If I notice a client seems to be experiencing persistent, unhelpful thoughts (the issue which
CBT specifically addresses), rather than set the client homework tasks for combating these
thoughts (an approach which can make clients feel they are doing something 'wrong'); I would
flag such thoughts up - and seek to engage the client's own curiosity about what is going on
there; and collaborate with them in developing a more robust stance towards such thoughts - out of
their own experience and understanding of themselves.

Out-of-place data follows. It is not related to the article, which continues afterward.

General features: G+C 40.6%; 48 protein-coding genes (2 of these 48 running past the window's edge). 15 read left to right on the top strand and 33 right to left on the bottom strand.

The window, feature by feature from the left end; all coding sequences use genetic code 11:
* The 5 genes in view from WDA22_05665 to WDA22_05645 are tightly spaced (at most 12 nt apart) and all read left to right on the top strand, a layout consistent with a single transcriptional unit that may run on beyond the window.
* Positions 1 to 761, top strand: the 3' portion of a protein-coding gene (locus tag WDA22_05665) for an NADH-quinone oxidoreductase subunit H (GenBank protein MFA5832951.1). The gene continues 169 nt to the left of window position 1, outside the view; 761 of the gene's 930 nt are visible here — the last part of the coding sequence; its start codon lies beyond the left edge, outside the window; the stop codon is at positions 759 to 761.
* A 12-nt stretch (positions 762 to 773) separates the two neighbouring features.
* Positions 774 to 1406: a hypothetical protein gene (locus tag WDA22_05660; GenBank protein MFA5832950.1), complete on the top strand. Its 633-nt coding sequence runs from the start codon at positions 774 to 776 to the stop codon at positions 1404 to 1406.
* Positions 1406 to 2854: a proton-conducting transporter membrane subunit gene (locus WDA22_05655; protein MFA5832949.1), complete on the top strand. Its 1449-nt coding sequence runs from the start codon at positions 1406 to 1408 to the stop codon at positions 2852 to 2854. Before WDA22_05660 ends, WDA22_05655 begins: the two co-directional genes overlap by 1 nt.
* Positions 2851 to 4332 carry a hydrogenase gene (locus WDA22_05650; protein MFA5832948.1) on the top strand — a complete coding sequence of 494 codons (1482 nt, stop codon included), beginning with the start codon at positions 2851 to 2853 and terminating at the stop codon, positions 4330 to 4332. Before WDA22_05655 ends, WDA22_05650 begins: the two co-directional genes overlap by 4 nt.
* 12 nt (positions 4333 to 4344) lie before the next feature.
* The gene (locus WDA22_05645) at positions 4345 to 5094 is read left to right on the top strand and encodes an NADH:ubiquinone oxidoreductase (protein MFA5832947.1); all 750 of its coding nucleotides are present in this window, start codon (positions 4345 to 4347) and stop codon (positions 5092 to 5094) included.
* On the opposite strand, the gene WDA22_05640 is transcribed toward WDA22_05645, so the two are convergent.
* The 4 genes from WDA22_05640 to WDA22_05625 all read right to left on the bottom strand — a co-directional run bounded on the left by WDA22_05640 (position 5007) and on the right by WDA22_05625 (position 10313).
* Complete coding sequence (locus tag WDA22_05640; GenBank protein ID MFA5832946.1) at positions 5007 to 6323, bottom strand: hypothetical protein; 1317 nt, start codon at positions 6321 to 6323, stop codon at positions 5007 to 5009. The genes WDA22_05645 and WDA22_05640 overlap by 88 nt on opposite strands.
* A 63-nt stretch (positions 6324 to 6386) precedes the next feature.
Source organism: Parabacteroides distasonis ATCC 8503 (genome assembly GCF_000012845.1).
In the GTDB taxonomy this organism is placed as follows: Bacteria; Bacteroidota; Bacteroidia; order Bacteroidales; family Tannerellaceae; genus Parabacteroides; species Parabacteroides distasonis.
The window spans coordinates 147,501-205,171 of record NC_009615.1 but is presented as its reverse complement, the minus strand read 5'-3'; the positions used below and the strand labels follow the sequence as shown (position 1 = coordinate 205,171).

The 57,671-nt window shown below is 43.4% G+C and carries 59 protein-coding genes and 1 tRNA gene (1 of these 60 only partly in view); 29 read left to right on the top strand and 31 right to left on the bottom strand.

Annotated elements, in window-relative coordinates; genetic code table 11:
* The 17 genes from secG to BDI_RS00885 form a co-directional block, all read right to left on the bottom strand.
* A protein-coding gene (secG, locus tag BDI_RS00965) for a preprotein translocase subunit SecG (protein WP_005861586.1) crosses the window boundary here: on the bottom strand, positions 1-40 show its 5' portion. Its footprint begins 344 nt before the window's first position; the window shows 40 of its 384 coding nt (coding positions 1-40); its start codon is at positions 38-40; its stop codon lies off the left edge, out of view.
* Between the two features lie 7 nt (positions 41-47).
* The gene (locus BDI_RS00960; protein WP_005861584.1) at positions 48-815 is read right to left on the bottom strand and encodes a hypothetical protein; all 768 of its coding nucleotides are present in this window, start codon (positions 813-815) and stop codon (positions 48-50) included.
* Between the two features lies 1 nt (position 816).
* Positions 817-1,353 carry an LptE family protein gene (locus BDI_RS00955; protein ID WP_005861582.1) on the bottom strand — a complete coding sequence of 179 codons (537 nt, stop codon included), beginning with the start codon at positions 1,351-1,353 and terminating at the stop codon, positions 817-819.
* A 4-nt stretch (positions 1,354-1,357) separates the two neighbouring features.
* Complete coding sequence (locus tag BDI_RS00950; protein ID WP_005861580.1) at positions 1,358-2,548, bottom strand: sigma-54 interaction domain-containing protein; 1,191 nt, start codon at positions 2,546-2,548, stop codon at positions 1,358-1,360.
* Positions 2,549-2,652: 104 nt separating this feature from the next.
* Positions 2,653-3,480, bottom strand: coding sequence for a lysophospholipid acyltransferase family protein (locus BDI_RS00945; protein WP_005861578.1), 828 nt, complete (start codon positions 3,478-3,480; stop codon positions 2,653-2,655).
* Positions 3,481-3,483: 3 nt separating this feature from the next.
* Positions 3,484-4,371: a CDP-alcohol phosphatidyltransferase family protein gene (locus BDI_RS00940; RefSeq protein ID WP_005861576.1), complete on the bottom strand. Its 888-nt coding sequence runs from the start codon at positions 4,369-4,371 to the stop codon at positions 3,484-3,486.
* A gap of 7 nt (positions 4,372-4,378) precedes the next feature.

I certainly might have ideas about how they could approach this. But these would be offered as
suggestions - for the client to take up (or not) - not as prescriptions. As keys for reflection on the self,
not instructions for its 'repair' (because all of my experience tells me that that is not how it works!).
By such means, the client not only becomes less susceptible to such thoughts; they also gain
confidence in their own ability to 'right' themselves - a confidence which will then be available for
other aspects of their self-recovery.